A mere few centuries after they founded Nieuw Amsterdam , a distant settlement that came to be known as New York City; the worlds leading experts in sea-level adaptations may see their former colony drowned. But will Dutch dykes be enough to save Nieuw Amsterdam?
Beginning with just over three feet of sea level rise, the impact on the US would be calamitous, having the potential to destabilize many highly populated areas of this country, according to a Coastal Impact Study published at Architecture 2030.
The study challenges the notion that has been advanced by the media that only poor nations far from us will be impacted by climate change, leading to complacency about the need to confront global warming.
But even three feet of sea level rise - which is on the low side of most IPPC reports - will displace not just 60% of those other 6 billion far away foreigners, but that number actually includes most of our own coastal residents. As illustrated in these interactive maps of the effects on our own coasts.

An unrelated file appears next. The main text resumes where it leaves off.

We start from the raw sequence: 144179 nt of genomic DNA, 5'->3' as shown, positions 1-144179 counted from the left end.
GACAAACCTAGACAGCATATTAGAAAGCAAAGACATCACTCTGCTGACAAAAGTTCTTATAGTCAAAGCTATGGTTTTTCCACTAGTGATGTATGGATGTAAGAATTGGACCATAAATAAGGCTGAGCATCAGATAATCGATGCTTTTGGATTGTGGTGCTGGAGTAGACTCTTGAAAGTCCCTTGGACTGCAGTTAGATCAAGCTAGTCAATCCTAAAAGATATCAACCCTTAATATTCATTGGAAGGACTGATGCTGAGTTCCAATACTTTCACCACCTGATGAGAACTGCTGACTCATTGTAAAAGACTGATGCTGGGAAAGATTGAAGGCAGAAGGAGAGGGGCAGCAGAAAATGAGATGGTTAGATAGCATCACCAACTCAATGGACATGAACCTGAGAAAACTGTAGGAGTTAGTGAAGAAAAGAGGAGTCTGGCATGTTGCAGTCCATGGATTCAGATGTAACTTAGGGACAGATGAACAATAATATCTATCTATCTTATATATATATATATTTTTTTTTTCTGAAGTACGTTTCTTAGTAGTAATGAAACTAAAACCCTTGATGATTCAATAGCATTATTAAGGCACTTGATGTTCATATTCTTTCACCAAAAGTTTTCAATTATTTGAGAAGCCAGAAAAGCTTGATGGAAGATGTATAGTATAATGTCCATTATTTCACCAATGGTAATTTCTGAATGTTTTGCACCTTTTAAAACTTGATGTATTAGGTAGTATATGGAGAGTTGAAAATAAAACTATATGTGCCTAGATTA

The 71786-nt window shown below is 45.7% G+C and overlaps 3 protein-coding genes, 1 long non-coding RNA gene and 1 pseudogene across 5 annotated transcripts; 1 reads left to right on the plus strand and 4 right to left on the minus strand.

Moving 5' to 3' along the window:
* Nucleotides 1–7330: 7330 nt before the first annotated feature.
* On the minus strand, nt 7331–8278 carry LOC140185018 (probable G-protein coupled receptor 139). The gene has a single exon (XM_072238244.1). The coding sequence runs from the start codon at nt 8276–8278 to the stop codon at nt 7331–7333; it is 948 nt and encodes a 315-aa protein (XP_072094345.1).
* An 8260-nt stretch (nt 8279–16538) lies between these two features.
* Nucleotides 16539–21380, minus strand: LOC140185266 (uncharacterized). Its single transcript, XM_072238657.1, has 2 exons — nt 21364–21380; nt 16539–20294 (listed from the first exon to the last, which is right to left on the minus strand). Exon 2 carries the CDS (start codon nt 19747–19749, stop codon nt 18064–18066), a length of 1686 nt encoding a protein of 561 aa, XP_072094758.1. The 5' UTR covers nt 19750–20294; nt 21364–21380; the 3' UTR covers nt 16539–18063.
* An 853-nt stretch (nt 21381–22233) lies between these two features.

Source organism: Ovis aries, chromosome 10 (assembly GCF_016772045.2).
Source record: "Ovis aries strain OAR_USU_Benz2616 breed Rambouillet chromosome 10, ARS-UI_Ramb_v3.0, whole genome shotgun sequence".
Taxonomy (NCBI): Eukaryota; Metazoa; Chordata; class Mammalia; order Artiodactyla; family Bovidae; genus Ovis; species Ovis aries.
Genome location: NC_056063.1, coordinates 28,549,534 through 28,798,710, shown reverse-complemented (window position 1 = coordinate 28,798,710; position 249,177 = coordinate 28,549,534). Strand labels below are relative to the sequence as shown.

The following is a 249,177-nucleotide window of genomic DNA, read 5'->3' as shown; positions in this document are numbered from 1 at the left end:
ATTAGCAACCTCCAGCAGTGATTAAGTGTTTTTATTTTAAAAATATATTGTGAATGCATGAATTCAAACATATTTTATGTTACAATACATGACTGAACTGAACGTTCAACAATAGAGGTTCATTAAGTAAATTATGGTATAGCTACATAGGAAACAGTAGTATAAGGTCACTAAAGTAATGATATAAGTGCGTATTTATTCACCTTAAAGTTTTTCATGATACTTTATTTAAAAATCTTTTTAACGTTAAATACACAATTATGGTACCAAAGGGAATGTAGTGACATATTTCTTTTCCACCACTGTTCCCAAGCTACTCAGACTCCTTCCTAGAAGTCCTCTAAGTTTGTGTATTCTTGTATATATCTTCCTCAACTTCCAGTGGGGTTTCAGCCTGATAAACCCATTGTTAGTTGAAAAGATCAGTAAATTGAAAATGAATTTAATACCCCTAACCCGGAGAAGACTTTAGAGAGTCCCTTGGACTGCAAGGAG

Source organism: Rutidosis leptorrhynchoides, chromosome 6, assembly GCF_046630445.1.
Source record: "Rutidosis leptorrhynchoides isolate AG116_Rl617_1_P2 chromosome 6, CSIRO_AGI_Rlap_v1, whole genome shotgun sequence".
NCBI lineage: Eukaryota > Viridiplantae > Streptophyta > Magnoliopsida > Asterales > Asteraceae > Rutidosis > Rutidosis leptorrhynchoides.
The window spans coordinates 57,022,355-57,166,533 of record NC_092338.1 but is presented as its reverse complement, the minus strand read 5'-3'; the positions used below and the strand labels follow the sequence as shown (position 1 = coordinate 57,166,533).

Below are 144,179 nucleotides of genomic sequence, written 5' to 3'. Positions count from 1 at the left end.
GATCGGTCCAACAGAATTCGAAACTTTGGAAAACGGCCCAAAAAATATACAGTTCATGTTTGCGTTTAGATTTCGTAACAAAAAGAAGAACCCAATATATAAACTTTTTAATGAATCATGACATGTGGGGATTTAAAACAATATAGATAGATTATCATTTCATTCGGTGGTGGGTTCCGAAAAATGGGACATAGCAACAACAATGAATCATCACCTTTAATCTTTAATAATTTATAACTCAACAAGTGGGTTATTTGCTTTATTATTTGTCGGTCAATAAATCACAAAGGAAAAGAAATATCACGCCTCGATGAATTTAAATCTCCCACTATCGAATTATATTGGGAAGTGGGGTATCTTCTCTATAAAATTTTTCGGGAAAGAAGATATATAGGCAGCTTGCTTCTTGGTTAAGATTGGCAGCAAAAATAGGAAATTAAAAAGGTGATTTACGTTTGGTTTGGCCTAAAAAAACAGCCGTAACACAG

"Starting in East Boston and moving down along the East Coast, around Florida and over to the Gulf of Mexico, then up along the West Coast and ending with the city of Honolulu, Hawaii, a picture of inundation, population displacement and catastrophic property loss develops.
With a business-as-usual approach, where fossil-fuel consumption and GHG emissions continue to increase, we will likely see a warming of 2 °C to 3 °C this century with a planetary energy imbalance sufficient to melt enough ice to raise sea level by several meters.
Once the process of ice sheet disintegration begins, the impact on the US is unremitting, and at each additional increment, additional cities and towns will be adversely affected."If you think that bailing out Wall Street is expensive, you can imagine what its going to cost us to really bail out Wall Street.
Maybe we should just give Nieuw Amsterdam back?
Published at NRDC OnEarth and Red Green and Blue